Newtok, Yukon-Kuskokwim Delta

Newtok, Yukon-Kuskokwim Delta

by | Jul 17, 2020

Newtok is a community located north of Nelson Island, about 125 miles (202 km) south of Emmonak and 96 miles (155 km) west of Bethel, Alaska. The native village was first reported in 1949 by the U.S. Coast and Geodetic Survey as “Keyaluvik”. This was also the name of the earlier settlement just to the west, that became known as “Old Keyaluvik”. In 1960, the name was changed to Newtok.

The village is near the confluence of the Kealavik and Ningaluk Rivers. The Ningaluk is a channel, about 44 miles (71 km) long, between Baird Inlet and Hazen Bay. The river flows generally west and enters the bay north of Kigigak Island. The bay is about 110 miles (180 km) west of Bethel on the Bering Sea.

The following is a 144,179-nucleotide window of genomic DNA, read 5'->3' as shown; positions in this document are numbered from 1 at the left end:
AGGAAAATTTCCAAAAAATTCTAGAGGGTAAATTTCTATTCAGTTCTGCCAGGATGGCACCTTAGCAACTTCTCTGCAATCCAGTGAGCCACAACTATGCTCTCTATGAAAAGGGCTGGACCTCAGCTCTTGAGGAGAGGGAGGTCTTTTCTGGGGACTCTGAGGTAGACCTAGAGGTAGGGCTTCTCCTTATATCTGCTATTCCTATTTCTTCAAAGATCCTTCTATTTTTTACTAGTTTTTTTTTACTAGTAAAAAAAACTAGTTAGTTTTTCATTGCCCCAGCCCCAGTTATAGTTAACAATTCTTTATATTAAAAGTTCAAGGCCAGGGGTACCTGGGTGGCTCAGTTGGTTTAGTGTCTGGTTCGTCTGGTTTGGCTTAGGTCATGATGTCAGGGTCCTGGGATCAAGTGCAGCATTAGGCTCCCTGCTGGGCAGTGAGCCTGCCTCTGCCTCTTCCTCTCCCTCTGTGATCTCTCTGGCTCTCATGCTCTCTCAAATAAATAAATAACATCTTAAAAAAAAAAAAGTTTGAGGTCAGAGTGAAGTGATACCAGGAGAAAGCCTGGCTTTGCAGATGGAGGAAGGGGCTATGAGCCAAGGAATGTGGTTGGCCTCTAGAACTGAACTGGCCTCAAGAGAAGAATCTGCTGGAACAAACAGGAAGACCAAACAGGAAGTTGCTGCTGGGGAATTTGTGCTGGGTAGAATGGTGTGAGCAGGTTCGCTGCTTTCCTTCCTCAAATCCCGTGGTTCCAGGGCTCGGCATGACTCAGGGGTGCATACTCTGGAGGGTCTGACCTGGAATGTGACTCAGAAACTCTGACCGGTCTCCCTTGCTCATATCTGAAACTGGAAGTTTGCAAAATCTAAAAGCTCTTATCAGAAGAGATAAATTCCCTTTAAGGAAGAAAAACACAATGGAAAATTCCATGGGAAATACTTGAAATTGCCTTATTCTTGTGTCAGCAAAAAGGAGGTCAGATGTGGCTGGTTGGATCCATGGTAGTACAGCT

Erosion and flooding are forcing the primarily Yup’ik Native village to relocate. In 2007, erosion made Newtok an island between the widening Ningaluk River and a slough to the north. Coastal storms and thawing permafrost have worn away the land upon which Newtok was built. The village is at or near sea-level and erosion of the tundra by the river has destroyed much of the village, including the economically important barge dock. The federal government is supporting the move of 9 miles (14 km) to nearby Mertarvik on Nelson Island. The U.S. Army Corps of Engineers estimates the highest point in Newtok, the high school, maybe underwater in the near future. Read more here and here. Explore more of Newtok and the Yukon-Kuskokwim Delta here:

About the background graphic

This ‘warming stripe’ graphic is a visual representation of the change in global temperature from 1850 (top) to 2021 (bottom). Each stripe represents the average global temperature for one year. The average temperature from 1971-2000 is set as the boundary between blue and red. The color scale goes from -0.7°C to +0.7°C. The data are from the UK Met Office HadCRUT4.6 dataset. 

Credit: Professor Ed Hawkins (University of Reading). Click here for more information about the #warmingstripes.

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